Oklahoma’s COVID-19 daily case average has doubled in three weeks, but Gov. Kevin Stitt repeatedly said it had “plateaued” Thursday as he downplayed concerns about the state’s surge.
“We’ve been on this plateau now for the last three weeks of number of cases,” Stitt told reporters and a Facebook live audience.
However, state data contradict the governor, showing a clear upward trajectory. The seven-day rolling average of daily cases climbed 96% in three weeks, reaching a record average of 1,110 cases on Thursday that is up from 565 reported July 9.
The seven-day rolling average — the average of the number of new cases reported each day in a seven-day span — is a metric chosen by the state early in the pandemic. The moving average smooths out daily fluctuations in the number of new positive tests and inconsistencies in testing turnaround times.
A Tulsa World reporter asked Stitt’s office for an explanation of his plateau comments and how he can reconcile them with a doubling of the daily case average in the time frame he used multiple times.
Baylee Lakey, communications director for Stitt, didn’t address the surge in daily positive cases in her email response. Instead, she cited two data metrics that Stitt didn’t reference in his remarks.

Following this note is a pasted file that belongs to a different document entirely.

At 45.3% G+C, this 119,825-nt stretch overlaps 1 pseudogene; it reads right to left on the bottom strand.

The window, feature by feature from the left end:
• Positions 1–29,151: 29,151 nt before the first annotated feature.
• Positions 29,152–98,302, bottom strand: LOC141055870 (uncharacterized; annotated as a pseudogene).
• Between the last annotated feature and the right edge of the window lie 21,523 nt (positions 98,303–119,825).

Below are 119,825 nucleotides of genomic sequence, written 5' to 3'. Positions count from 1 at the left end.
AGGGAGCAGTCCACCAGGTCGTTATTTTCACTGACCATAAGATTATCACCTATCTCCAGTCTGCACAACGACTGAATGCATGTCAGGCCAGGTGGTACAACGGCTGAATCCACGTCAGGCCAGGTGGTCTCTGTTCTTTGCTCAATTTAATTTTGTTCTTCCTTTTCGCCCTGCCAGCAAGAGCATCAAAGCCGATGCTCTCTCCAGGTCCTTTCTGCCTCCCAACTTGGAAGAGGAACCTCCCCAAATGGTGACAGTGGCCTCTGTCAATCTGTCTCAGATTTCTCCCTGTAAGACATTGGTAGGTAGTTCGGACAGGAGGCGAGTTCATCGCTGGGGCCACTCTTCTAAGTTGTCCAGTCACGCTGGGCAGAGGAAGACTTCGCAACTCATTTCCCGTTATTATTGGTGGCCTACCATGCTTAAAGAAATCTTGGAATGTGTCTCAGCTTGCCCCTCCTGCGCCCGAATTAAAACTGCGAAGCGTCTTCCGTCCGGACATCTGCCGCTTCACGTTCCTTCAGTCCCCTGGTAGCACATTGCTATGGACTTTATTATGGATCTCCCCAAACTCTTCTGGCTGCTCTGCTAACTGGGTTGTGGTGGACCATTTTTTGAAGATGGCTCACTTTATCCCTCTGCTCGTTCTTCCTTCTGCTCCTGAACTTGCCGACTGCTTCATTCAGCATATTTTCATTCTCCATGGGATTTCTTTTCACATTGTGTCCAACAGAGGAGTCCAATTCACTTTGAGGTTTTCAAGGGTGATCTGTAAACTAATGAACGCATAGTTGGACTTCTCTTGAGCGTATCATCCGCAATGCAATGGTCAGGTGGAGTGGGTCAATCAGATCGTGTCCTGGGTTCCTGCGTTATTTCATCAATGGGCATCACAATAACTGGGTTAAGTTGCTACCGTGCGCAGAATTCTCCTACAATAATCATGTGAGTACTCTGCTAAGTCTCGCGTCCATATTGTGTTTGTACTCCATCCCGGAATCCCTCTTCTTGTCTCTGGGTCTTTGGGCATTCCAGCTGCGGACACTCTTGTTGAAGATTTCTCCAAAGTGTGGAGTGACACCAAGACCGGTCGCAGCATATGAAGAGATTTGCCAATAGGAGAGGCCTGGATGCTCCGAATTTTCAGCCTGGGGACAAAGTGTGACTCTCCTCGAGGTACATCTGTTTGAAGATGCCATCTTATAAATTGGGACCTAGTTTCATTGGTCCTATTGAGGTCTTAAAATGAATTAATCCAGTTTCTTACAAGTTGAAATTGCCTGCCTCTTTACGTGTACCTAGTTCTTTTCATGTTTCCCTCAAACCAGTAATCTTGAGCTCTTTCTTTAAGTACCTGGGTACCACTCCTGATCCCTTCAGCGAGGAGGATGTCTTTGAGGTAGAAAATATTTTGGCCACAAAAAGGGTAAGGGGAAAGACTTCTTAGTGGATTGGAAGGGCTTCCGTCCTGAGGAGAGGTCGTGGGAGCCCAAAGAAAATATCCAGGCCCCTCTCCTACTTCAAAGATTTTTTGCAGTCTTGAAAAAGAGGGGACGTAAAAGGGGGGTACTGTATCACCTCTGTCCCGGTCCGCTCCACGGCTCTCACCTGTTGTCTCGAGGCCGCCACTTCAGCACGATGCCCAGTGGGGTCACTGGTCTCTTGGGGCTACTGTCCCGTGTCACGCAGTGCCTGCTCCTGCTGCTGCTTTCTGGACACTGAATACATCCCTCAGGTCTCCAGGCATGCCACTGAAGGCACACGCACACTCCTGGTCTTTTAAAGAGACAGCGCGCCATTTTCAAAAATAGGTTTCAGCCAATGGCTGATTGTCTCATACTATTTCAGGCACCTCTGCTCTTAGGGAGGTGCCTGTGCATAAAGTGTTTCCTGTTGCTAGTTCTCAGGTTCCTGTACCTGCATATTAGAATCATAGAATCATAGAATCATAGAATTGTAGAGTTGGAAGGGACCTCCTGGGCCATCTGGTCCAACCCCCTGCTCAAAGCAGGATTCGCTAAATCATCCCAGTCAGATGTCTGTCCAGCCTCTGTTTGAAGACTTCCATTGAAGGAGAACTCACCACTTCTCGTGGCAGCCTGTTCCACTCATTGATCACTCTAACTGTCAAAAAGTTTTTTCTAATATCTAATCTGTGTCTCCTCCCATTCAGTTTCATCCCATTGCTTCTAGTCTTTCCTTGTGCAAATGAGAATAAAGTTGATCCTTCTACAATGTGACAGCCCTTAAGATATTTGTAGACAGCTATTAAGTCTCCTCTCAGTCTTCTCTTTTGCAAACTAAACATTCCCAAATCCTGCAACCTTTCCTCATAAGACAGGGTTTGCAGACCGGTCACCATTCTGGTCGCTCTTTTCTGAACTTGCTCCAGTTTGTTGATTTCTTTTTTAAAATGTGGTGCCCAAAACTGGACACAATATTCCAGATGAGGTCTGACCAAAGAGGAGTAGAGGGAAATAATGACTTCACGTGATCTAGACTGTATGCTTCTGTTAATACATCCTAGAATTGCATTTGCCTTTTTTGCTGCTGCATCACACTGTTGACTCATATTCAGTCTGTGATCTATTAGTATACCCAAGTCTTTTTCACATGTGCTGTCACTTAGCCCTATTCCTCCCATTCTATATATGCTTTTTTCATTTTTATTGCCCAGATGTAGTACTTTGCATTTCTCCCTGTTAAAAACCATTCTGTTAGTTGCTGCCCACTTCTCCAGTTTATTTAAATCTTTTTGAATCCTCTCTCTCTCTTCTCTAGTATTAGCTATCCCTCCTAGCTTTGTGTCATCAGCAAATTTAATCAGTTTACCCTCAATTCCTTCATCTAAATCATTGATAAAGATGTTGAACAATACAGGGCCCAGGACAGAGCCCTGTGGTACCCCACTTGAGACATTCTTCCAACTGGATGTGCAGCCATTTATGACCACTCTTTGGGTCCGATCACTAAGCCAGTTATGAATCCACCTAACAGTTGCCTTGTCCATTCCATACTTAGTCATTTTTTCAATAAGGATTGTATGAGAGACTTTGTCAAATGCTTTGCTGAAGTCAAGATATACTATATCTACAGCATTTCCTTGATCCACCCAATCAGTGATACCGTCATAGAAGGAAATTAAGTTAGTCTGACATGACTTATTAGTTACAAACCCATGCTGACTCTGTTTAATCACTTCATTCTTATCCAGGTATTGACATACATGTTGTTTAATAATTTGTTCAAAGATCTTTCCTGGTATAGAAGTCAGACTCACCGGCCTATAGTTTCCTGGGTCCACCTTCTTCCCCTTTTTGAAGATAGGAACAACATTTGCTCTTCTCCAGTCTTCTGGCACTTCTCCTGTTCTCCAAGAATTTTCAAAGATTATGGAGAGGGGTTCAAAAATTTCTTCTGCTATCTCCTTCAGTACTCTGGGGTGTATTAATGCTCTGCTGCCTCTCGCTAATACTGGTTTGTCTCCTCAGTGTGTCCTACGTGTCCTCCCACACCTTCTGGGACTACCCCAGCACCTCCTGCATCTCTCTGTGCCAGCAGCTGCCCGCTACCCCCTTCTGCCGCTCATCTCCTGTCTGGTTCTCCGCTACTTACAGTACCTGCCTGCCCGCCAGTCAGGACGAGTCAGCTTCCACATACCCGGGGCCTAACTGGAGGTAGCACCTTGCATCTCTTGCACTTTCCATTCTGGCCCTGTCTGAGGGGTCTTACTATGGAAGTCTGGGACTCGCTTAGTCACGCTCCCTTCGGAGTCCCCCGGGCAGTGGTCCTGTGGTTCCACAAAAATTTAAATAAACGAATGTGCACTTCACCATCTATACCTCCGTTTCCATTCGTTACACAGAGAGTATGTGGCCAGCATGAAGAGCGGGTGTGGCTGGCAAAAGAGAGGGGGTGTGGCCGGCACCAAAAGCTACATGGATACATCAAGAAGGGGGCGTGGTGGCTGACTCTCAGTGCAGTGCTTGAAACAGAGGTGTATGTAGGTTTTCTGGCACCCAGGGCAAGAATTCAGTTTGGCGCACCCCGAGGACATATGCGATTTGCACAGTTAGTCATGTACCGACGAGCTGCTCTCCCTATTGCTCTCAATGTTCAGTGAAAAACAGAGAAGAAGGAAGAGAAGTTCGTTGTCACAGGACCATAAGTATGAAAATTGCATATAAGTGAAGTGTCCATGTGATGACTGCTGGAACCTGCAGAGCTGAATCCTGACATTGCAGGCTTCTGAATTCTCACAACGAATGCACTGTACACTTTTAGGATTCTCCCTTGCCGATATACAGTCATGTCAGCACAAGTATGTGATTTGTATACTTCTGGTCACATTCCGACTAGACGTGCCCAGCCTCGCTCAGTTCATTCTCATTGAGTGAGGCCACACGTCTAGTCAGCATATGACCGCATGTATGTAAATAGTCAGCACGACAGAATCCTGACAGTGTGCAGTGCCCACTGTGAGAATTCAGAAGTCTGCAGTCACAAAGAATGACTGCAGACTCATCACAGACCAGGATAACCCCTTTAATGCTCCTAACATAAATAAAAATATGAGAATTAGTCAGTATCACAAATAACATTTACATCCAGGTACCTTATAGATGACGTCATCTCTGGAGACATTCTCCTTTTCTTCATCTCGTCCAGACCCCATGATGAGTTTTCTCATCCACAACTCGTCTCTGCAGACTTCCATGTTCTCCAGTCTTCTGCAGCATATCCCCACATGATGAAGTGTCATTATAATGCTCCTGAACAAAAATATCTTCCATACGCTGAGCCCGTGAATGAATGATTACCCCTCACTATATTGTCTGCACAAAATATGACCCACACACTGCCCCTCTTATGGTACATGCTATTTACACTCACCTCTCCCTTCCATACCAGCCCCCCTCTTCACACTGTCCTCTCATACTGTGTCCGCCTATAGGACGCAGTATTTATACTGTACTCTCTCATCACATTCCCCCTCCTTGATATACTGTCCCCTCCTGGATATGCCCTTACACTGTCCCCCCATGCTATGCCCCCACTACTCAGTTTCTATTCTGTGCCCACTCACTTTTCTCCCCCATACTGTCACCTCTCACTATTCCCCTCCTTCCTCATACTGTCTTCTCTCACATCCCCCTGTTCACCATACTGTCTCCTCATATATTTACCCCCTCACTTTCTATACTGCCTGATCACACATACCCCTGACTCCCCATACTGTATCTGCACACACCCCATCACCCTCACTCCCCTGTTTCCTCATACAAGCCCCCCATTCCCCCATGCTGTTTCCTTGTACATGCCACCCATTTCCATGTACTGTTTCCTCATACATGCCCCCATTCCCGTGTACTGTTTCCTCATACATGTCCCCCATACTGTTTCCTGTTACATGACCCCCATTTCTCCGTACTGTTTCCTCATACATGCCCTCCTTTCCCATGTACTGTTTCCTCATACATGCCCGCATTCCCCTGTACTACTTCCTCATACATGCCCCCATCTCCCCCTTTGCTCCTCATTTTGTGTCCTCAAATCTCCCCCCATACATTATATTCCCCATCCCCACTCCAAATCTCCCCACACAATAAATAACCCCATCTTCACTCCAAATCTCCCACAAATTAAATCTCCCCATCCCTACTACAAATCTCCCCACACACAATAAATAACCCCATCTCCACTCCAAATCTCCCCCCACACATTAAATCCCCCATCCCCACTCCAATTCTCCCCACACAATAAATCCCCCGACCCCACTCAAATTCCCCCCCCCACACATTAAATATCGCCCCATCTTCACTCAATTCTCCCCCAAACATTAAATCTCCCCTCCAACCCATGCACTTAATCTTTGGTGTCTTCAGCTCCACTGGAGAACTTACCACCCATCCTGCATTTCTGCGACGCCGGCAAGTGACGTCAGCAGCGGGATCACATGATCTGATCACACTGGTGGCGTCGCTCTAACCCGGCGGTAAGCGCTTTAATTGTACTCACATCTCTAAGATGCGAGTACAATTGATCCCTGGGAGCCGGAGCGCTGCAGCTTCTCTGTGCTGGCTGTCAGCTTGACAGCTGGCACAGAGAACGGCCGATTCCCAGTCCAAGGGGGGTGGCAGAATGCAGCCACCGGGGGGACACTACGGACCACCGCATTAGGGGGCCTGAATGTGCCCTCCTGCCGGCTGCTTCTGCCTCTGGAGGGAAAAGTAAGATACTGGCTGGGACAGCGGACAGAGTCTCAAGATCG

“As noted in the (Oklahoma State Department of Health’s) weekly Epidemiologist report, the percentage of positives cases this week is 8.9%, the lowest since July 3,” Lakey wrote. “Furthermore, when looking at the data based on onset of symptoms and the date COVID-19 tests were administered, Oklahoma has remained largely steady on the active presence of COVID-19 since July 18.”
However, state data show that active cases in Oklahoma have risen 70% during Stitt’s timeline of the past three weeks.
The State Health Department reported 6,793 active cases statewide Thursday, up from 3,986 active cases reported July 9. Using Lakey’s date of July 18 still yields a 38% increase in active cases as of Thursday.
The Health Department didn’t respond to similar questions about Stitt’s comments.
Stitt’s handling of the pandemic is drawing scrutiny at the federal level.
The chairman of a U.S. House of Representatives subcommittee tasked with investigating issues related to the coronavirus pandemic noted that a July 26 report from the White House Coronavirus Task Force “provides a dire assessment of the situation in Oklahoma … .”
The chairman’s July 29 letter states that the subcommittee’s review found that Oklahoma doesn’t appear to be following at least five different recommendations from the Task Force and is only partially complying with another.
Depending on whether a county is considered to be a hotspot or is nearing becoming one, the recommendations include caps on social gatherings, closing bars, reducing indoor dining capacity to 25%; limiting gyms to 25% of their occupancy capacity; ensuring that retailers and personal services require masks and safe social distancing; and implementing mask mandates.